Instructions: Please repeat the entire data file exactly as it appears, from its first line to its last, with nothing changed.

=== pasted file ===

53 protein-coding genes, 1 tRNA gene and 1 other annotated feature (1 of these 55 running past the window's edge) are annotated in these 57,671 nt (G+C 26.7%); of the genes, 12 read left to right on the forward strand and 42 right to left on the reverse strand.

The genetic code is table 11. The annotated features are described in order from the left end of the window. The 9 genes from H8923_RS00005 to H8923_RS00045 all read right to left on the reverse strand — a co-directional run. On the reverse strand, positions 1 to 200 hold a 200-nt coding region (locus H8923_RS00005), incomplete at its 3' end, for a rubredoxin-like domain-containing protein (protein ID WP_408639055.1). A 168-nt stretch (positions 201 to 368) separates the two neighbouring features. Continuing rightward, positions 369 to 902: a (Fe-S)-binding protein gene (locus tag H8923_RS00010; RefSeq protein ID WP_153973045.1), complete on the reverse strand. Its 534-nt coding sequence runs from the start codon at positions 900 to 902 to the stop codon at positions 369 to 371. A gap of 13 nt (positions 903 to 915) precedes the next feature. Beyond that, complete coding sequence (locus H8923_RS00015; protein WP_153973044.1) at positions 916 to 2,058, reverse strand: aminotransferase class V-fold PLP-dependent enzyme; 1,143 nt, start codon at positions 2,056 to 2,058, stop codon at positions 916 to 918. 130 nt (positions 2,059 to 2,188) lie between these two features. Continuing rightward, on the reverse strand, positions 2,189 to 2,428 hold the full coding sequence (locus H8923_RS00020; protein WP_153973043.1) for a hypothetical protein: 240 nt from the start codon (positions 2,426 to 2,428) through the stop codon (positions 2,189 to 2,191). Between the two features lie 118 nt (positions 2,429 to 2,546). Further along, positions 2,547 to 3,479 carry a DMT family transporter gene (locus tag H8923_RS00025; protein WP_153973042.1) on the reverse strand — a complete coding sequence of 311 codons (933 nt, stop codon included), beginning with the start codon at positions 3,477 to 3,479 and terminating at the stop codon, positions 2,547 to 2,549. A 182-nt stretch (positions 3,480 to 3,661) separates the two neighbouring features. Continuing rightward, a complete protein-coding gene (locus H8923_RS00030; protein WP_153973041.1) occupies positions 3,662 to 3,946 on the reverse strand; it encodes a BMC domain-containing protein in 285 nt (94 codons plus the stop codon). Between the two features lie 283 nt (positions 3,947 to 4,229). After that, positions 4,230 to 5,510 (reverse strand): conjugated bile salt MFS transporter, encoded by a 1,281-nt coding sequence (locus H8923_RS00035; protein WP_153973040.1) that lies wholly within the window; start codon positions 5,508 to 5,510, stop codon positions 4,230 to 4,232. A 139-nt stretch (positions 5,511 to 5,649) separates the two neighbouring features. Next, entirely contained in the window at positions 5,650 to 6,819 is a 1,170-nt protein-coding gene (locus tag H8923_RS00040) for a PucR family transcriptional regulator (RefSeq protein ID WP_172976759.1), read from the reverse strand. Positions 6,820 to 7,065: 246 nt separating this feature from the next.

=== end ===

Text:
53 protein-coding genes, 1 tRNA gene and 1 other annotated feature (1 of these 55 running past the window's edge) are annotated in these 57,671 nt (G+C 26.7%); of the genes, 12 read left to right on the forward strand and 42 right to left on the reverse strand.

The genetic code is table 11. The annotated features are described in order from the left end of the window. The 9 genes from H8923_RS00005 to H8923_RS00045 all read right to left on the reverse strand — a co-directional run. On the reverse strand, positions 1 to 200 hold a 200-nt coding region (locus H8923_RS00005), incomplete at its 3' end, for a rubredoxin-like domain-containing protein (protein ID WP_408639055.1). A 168-nt stretch (positions 201 to 368) separates the two neighbouring features. Continuing rightward, positions 369 to 902: a (Fe-S)-binding protein gene (locus tag H8923_RS00010; RefSeq protein ID WP_153973045.1), complete on the reverse strand. Its 534-nt coding sequence runs from the start codon at positions 900 to 902 to the stop codon at positions 369 to 371. A gap of 13 nt (positions 903 to 915) precedes the next feature. Beyond that, complete coding sequence (locus H8923_RS00015; protein WP_153973044.1) at positions 916 to 2,058, reverse strand: aminotransferase class V-fold PLP-dependent enzyme; 1,143 nt, start codon at positions 2,056 to 2,058, stop codon at positions 916 to 918. 130 nt (positions 2,059 to 2,188) lie between these two features. Continuing rightward, on the reverse strand, positions 2,189 to 2,428 hold the full coding sequence (locus H8923_RS00020; protein WP_153973043.1) for a hypothetical protein: 240 nt from the start codon (positions 2,426 to 2,428) through the stop codon (positions 2,189 to 2,191). Between the two features lie 118 nt (positions 2,429 to 2,546). Further along, positions 2,547 to 3,479 carry a DMT family transporter gene (locus tag H8923_RS00025; protein WP_153973042.1) on the reverse strand — a complete coding sequence of 311 codons (933 nt, stop codon included), beginning with the start codon at positions 3,477 to 3,479 and terminating at the stop codon, positions 2,547 to 2,549. A 182-nt stretch (positions 3,480 to 3,661) separates the two neighbouring features. Continuing rightward, a complete protein-coding gene (locus H8923_RS00030; protein WP_153973041.1) occupies positions 3,662 to 3,946 on the reverse strand; it encodes a BMC domain-containing protein in 285 nt (94 codons plus the stop codon). Between the two features lie 283 nt (positions 3,947 to 4,229). After that, positions 4,230 to 5,510 (reverse strand): conjugated bile salt MFS transporter, encoded by a 1,281-nt coding sequence (locus H8923_RS00035; protein WP_153973040.1) that lies wholly within the window; start codon positions 5,508 to 5,510, stop codon positions 4,230 to 4,232. A 139-nt stretch (positions 5,511 to 5,649) separates the two neighbouring features. Next, entirely contained in the window at positions 5,650 to 6,819 is a 1,170-nt protein-coding gene (locus tag H8923_RS00040) for a PucR family transcriptional regulator (RefSeq protein ID WP_172976759.1), read from the reverse strand. Positions 6,820 to 7,065: 246 nt separating this feature from the next.